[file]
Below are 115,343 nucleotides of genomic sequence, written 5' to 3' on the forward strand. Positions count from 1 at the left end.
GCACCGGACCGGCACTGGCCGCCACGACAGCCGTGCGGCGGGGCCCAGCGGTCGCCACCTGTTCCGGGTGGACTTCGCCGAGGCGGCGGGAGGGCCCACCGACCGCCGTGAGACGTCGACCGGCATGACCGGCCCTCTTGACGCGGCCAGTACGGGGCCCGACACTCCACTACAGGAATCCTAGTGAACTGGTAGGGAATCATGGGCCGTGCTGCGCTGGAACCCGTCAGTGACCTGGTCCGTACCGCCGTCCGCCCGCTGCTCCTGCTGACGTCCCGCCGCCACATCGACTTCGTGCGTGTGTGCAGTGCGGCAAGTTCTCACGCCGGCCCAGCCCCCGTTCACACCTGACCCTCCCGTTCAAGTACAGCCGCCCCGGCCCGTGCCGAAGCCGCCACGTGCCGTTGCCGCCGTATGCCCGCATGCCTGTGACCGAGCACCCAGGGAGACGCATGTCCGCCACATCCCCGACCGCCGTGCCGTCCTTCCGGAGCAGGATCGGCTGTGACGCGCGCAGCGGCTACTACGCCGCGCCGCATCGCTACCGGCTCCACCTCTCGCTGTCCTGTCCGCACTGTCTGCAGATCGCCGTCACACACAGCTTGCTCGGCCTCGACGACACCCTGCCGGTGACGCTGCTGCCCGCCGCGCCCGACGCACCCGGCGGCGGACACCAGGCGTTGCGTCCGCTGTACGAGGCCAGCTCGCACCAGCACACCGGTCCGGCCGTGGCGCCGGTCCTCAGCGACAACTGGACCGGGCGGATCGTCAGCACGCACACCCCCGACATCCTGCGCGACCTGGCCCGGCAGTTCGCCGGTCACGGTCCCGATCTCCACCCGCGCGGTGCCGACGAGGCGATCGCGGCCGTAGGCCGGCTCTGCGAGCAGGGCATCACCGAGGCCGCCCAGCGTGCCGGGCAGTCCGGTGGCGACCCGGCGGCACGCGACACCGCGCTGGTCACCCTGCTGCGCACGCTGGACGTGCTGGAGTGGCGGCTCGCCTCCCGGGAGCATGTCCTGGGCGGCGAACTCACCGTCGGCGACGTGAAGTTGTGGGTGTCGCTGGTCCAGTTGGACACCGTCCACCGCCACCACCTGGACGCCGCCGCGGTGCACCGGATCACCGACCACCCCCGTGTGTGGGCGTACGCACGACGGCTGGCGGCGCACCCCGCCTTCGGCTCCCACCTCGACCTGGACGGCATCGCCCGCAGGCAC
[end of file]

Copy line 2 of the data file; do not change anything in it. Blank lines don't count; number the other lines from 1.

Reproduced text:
GCACCGGACCGGCACTGGCCGCCACGACAGCCGTGCGGCGGGGCCCAGCGGTCGCCACCTGTTCCGGGTGGACTTCGCCGAGGCGGCGGGAGGGCCCACCGACCGCCGTGAGACGTCGACCGGCATGACCGGCCCTCTTGACGCGGCCAGTACGGGGCCCGACACTCCACTACAGGAATCCTAGTGAACTGGTAGGGAATCATGGGCCGTGCTGCGCTGGAACCCGTCAGTGACCTGGTCCGTACCGCCGTCCGCCCGCTGCTCCTGCTGACGTCCCGCCGCCACATCGACTTCGTGCGTGTGTGCAGTGCGGCAAGTTCTCACGCCGGCCCAGCCCCCGTTCACACCTGACCCTCCCGTTCAAGTACAGCCGCCCCGGCCCGTGCCGAAGCCGCCACGTGCCGTTGCCGCCGTATGCCCGCATGCCTGTGACCGAGCACCCAGGGAGACGCATGTCCGCCACATCCCCGACCGCCGTGCCGTCCTTCCGGAGCAGGATCGGCTGTGACGCGCGCAGCGGCTACTACGCCGCGCCGCATCGCTACCGGCTCCACCTCTCGCTGTCCTGTCCGCACTGTCTGCAGATCGCCGTCACACACAGCTTGCTCGGCCTCGACGACACCCTGCCGGTGACGCTGCTGCCCGCCGCGCCCGACGCACCCGGCGGCGGACACCAGGCGTTGCGTCCGCTGTACGAGGCCAGCTCGCACCAGCACACCGGTCCGGCCGTGGCGCCGGTCCTCAGCGACAACTGGACCGGGCGGATCGTCAGCACGCACACCCCCGACATCCTGCGCGACCTGGCCCGGCAGTTCGCCGGTCACGGTCCCGATCTCCACCCGCGCGGTGCCGACGAGGCGATCGCGGCCGTAGGCCGGCTCTGCGAGCAGGGCATCACCGAGGCCGCCCAGCGTGCCGGGCAGTCCGGTGGCGACCCGGCGGCACGCGACACCGCGCTGGTCACCCTGCTGCGCACGCTGGACGTGCTGGAGTGGCGGCTCGCCTCCCGGGAGCATGTCCTGGGCGGCGAACTCACCGTCGGCGACGTGAAGTTGTGGGTGTCGCTGGTCCAGTTGGACACCGTCCACCGCCACCACCTGGACGCCGCCGCGGTGCACCGGATCACCGACCACCCCCGTGTGTGGGCGTACGCACGACGGCTGGCGGCGCACCCCGCCTTCGGCTCCCACCTCGACCTGGACGGCATCGCCCGCAGGCAC